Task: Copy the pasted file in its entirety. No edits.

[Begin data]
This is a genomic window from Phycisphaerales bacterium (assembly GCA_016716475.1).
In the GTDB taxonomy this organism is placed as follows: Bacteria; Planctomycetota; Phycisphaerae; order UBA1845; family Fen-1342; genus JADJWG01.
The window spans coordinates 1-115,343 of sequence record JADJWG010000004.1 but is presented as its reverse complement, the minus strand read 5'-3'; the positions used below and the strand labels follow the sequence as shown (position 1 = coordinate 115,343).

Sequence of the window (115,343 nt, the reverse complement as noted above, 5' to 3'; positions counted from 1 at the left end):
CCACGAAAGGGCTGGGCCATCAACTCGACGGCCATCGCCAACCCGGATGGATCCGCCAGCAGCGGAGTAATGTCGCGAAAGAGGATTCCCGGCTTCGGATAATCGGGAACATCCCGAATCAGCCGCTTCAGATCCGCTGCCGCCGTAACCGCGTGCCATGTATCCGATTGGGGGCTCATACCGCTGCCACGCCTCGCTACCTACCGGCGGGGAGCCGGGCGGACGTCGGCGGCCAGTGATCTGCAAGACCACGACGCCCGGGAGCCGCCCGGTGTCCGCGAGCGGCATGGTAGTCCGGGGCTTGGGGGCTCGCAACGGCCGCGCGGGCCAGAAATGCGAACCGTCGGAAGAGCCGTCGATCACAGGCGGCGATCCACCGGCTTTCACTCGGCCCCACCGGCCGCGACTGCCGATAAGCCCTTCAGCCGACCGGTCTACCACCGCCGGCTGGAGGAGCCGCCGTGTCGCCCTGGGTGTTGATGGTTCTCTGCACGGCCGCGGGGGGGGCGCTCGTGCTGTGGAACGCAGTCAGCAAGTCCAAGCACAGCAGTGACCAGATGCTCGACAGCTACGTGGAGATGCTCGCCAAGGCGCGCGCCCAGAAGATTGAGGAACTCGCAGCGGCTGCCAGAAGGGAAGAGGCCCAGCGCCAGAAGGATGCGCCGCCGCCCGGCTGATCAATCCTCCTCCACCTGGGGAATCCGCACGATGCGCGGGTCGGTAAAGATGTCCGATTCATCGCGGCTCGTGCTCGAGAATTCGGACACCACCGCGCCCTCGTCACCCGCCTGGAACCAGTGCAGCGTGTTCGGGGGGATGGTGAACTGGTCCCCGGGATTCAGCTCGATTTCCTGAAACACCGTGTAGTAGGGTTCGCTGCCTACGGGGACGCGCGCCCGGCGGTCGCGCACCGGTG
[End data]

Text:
This is a genomic window from Phycisphaerales bacterium (assembly GCA_016716475.1).
In the GTDB taxonomy this organism is placed as follows: Bacteria; Planctomycetota; Phycisphaerae; order UBA1845; family Fen-1342; genus JADJWG01.
The window spans coordinates 1-115,343 of sequence record JADJWG010000004.1 but is presented as its reverse complement, the minus strand read 5'-3'; the positions used below and the strand labels follow the sequence as shown (position 1 = coordinate 115,343).

Sequence of the window (115,343 nt, the reverse complement as noted above, 5' to 3'; positions counted from 1 at the left end):
CCACGAAAGGGCTGGGCCATCAACTCGACGGCCATCGCCAACCCGGATGGATCCGCCAGCAGCGGAGTAATGTCGCGAAAGAGGATTCCCGGCTTCGGATAATCGGGAACATCCCGAATCAGCCGCTTCAGATCCGCTGCCGCCGTAACCGCGTGCCATGTATCCGATTGGGGGCTCATACCGCTGCCACGCCTCGCTACCTACCGGCGGGGAGCCGGGCGGACGTCGGCGGCCAGTGATCTGCAAGACCACGACGCCCGGGAGCCGCCCGGTGTCCGCGAGCGGCATGGTAGTCCGGGGCTTGGGGGCTCGCAACGGCCGCGCGGGCCAGAAATGCGAACCGTCGGAAGAGCCGTCGATCACAGGCGGCGATCCACCGGCTTTCACTCGGCCCCACCGGCCGCGACTGCCGATAAGCCCTTCAGCCGACCGGTCTACCACCGCCGGCTGGAGGAGCCGCCGTGTCGCCCTGGGTGTTGATGGTTCTCTGCACGGCCGCGGGGGGGGCGCTCGTGCTGTGGAACGCAGTCAGCAAGTCCAAGCACAGCAGTGACCAGATGCTCGACAGCTACGTGGAGATGCTCGCCAAGGCGCGCGCCCAGAAGATTGAGGAACTCGCAGCGGCTGCCAGAAGGGAAGAGGCCCAGCGCCAGAAGGATGCGCCGCCGCCCGGCTGATCAATCCTCCTCCACCTGGGGAATCCGCACGATGCGCGGGTCGGTAAAGATGTCCGATTCATCGCGGCTCGTGCTCGAGAATTCGGACACCACCGCGCCCTCGTCACCCGCCTGGAACCAGTGCAGCGTGTTCGGGGGGATGGTGAACTGGTCCCCGGGATTCAGCTCGATTTCCTGAAACACCGTGTAGTAGGGTTCGCTGCCTACGGGGACGCGCGCCCGGCGGTCGCGCACCGGTG